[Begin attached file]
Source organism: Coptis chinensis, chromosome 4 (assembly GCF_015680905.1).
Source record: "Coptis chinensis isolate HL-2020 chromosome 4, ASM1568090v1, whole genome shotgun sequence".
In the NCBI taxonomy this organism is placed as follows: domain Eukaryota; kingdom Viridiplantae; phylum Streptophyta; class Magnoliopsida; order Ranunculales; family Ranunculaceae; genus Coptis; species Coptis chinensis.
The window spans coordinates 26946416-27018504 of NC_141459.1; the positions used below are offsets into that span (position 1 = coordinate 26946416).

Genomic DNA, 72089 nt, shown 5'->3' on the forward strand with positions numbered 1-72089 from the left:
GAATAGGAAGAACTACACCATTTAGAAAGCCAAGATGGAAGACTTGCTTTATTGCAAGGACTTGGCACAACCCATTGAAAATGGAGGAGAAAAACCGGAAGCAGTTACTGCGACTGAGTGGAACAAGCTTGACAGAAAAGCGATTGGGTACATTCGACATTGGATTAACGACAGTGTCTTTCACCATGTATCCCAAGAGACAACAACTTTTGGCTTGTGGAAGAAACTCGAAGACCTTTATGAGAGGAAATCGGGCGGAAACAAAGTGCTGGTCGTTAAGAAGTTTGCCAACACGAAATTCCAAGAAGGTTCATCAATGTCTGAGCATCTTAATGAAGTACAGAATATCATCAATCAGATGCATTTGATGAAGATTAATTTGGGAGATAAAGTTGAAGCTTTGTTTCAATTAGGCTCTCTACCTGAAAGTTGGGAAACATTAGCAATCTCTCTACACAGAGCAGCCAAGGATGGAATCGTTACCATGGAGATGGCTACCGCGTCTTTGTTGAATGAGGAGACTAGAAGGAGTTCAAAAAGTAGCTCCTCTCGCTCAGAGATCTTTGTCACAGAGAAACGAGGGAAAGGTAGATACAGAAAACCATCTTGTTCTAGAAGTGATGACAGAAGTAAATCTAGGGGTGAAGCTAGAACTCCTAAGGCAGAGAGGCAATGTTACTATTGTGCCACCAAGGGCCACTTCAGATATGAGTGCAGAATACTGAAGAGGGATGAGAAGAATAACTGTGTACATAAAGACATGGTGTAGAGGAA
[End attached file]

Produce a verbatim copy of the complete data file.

Source organism: Coptis chinensis, chromosome 4 (assembly GCF_015680905.1).
Source record: "Coptis chinensis isolate HL-2020 chromosome 4, ASM1568090v1, whole genome shotgun sequence".
In the NCBI taxonomy this organism is placed as follows: domain Eukaryota; kingdom Viridiplantae; phylum Streptophyta; class Magnoliopsida; order Ranunculales; family Ranunculaceae; genus Coptis; species Coptis chinensis.
The window spans coordinates 26946416-27018504 of NC_141459.1; the positions used below are offsets into that span (position 1 = coordinate 26946416).

Genomic DNA, 72089 nt, shown 5'->3' on the forward strand with positions numbered 1-72089 from the left:
GAATAGGAAGAACTACACCATTTAGAAAGCCAAGATGGAAGACTTGCTTTATTGCAAGGACTTGGCACAACCCATTGAAAATGGAGGAGAAAAACCGGAAGCAGTTACTGCGACTGAGTGGAACAAGCTTGACAGAAAAGCGATTGGGTACATTCGACATTGGATTAACGACAGTGTCTTTCACCATGTATCCCAAGAGACAACAACTTTTGGCTTGTGGAAGAAACTCGAAGACCTTTATGAGAGGAAATCGGGCGGAAACAAAGTGCTGGTCGTTAAGAAGTTTGCCAACACGAAATTCCAAGAAGGTTCATCAATGTCTGAGCATCTTAATGAAGTACAGAATATCATCAATCAGATGCATTTGATGAAGATTAATTTGGGAGATAAAGTTGAAGCTTTGTTTCAATTAGGCTCTCTACCTGAAAGTTGGGAAACATTAGCAATCTCTCTACACAGAGCAGCCAAGGATGGAATCGTTACCATGGAGATGGCTACCGCGTCTTTGTTGAATGAGGAGACTAGAAGGAGTTCAAAAAGTAGCTCCTCTCGCTCAGAGATCTTTGTCACAGAGAAACGAGGGAAAGGTAGATACAGAAAACCATCTTGTTCTAGAAGTGATGACAGAAGTAAATCTAGGGGTGAAGCTAGAACTCCTAAGGCAGAGAGGCAATGTTACTATTGTGCCACCAAGGGCCACTTCAGATATGAGTGCAGAATACTGAAGAGGGATGAGAAGAATAACTGTGTACATAAAGACATGGTGTAGAGGAA